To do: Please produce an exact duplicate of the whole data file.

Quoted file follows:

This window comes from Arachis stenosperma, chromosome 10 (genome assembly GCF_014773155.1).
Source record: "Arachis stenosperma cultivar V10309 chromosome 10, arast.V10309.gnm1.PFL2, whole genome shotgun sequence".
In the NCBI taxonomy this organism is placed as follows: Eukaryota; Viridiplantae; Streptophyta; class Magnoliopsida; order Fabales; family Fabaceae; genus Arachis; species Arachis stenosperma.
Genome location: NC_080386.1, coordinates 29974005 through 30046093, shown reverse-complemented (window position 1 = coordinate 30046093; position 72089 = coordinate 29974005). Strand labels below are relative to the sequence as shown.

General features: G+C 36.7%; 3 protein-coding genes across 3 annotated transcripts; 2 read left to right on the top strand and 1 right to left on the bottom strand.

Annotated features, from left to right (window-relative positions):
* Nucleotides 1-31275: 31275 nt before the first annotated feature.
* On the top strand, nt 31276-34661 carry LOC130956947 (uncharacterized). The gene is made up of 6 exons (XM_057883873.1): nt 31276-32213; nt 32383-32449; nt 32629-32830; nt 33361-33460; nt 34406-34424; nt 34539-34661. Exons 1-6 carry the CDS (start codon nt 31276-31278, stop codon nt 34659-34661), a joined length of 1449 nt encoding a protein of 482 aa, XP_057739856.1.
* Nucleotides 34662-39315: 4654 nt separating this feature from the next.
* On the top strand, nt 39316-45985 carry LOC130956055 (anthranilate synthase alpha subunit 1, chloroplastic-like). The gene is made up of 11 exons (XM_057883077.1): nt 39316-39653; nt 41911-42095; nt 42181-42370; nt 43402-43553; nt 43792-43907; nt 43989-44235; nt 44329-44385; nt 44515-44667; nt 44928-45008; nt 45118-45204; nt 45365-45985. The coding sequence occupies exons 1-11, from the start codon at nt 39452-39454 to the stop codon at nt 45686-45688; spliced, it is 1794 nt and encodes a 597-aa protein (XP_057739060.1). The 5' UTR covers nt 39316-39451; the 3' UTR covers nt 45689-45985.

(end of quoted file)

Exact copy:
This window comes from Arachis stenosperma, chromosome 10 (genome assembly GCF_014773155.1).
Source record: "Arachis stenosperma cultivar V10309 chromosome 10, arast.V10309.gnm1.PFL2, whole genome shotgun sequence".
In the NCBI taxonomy this organism is placed as follows: Eukaryota; Viridiplantae; Streptophyta; class Magnoliopsida; order Fabales; family Fabaceae; genus Arachis; species Arachis stenosperma.
Genome location: NC_080386.1, coordinates 29974005 through 30046093, shown reverse-complemented (window position 1 = coordinate 30046093; position 72089 = coordinate 29974005). Strand labels below are relative to the sequence as shown.

General features: G+C 36.7%; 3 protein-coding genes across 3 annotated transcripts; 2 read left to right on the top strand and 1 right to left on the bottom strand.

Annotated features, from left to right (window-relative positions):
* Nucleotides 1-31275: 31275 nt before the first annotated feature.
* On the top strand, nt 31276-34661 carry LOC130956947 (uncharacterized). The gene is made up of 6 exons (XM_057883873.1): nt 31276-32213; nt 32383-32449; nt 32629-32830; nt 33361-33460; nt 34406-34424; nt 34539-34661. Exons 1-6 carry the CDS (start codon nt 31276-31278, stop codon nt 34659-34661), a joined length of 1449 nt encoding a protein of 482 aa, XP_057739856.1.
* Nucleotides 34662-39315: 4654 nt separating this feature from the next.
* On the top strand, nt 39316-45985 carry LOC130956055 (anthranilate synthase alpha subunit 1, chloroplastic-like). The gene is made up of 11 exons (XM_057883077.1): nt 39316-39653; nt 41911-42095; nt 42181-42370; nt 43402-43553; nt 43792-43907; nt 43989-44235; nt 44329-44385; nt 44515-44667; nt 44928-45008; nt 45118-45204; nt 45365-45985. The coding sequence occupies exons 1-11, from the start codon at nt 39452-39454 to the stop codon at nt 45686-45688; spliced, it is 1794 nt and encodes a 597-aa protein (XP_057739060.1). The 5' UTR covers nt 39316-39451; the 3' UTR covers nt 45689-45985.